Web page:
Google has released Google Earth 5.0 with 3D Ocean view and Mars mode. The ocean imagery are now 3D terrain. According to Google Earth blog
Move your mouse over the ocean and you’ll see below sea level elevations (negative numbers). But, the real surprise is when you first start flying towards the ocean and tilt your view. You now see an ocean surface! And, if your graphics card is new enough, you see wave motion on the surface.
The real pleasure comes when you fly under sea surface. You can both see the 3D bathymetry and see the surface above you for a real submarine-like experience!
Under the Layer pane in the lower left you’ll see a new “Ocean” layer folder. The folder contains a number of interesting new layers including material from National Geographic, Cousteau Society, BBC, NOAA, and more. There are locations of shipwrecks, tracks for ocean expeditions, GPS tracks of sea animals, and lots of information about the ocean environment.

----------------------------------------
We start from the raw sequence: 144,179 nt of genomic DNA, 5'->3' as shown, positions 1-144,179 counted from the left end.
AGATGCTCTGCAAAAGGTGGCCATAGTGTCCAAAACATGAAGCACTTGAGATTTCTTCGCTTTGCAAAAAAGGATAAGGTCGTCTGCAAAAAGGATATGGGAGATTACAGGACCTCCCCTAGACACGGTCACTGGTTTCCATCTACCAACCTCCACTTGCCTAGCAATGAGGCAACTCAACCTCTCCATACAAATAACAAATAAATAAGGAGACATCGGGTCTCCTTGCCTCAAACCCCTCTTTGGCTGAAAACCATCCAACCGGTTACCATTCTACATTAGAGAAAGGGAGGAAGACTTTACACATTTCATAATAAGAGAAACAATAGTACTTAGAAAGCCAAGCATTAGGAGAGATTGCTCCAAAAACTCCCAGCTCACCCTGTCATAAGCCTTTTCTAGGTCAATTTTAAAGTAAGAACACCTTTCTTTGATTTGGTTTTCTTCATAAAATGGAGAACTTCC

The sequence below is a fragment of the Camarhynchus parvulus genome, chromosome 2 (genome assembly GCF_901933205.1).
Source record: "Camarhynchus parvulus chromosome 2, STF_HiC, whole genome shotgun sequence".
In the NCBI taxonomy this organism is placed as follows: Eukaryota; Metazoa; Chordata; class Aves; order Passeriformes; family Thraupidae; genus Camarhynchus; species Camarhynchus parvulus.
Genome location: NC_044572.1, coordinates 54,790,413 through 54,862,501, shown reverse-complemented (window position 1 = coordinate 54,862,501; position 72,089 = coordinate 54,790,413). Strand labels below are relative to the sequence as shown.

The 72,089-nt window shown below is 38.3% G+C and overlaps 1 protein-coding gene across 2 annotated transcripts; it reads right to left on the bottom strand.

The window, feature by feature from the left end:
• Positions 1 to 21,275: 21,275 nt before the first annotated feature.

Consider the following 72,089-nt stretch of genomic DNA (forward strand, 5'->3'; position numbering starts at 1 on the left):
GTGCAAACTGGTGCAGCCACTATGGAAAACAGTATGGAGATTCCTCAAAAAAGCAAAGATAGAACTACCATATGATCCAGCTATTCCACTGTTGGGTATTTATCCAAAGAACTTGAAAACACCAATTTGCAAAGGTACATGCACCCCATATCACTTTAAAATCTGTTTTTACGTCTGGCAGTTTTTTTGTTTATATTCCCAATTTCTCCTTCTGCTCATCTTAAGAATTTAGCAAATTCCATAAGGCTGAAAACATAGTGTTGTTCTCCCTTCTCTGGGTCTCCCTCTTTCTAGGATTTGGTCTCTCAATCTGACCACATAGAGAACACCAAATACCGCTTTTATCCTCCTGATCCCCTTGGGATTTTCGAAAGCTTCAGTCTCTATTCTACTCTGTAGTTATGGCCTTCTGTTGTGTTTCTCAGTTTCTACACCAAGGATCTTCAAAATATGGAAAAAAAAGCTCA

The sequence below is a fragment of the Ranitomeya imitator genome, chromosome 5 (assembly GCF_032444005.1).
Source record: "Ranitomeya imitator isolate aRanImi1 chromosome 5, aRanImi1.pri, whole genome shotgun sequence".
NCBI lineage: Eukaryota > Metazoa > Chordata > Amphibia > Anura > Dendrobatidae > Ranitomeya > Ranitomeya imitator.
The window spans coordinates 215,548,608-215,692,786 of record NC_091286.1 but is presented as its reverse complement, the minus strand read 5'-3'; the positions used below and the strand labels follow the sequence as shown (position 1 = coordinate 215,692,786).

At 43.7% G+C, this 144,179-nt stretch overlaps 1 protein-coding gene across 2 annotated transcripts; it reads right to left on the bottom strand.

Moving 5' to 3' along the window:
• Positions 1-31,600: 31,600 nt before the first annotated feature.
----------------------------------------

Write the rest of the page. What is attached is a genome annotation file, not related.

Regarding the MARS mode, Google Earth blog states
Mars mode is not obvious when you open Google Earth. After loading Google Earth you look for the little planet icon at the top center of the view. Click on it and you will see a menu. You now can switch between Earth, Sky, AND Mars.
Once you select this, Google Earth transforms itself in a view of Mars instead of Earth. This is NOT just an image overlay on top of Earth! Its a complete simulation of the planet Mars just like Google Earth.
Google shows satellite imagery just like with Google Earth of the martian surface. Not only that, but they have 3D terrain as well!
There are very high resolution satellite images from the HiRISE imaging system on the Mars Reconnaissance Observatory satellite. You’ll see strips of HiRISE imagery overlayed in Google Mars. These images are just as high resolution as those you often find in Google Earth.
Open up the Mars Gallery->Rovers and Landers. Then double-click on MER Opportunity Rover layer folder. This will fly you to the place where the robotic explorer known as “Opportunity” moved across Mars. You can see its track, and as you zoom in you can see where it went.
You can download Google Earth 5.0 from here.
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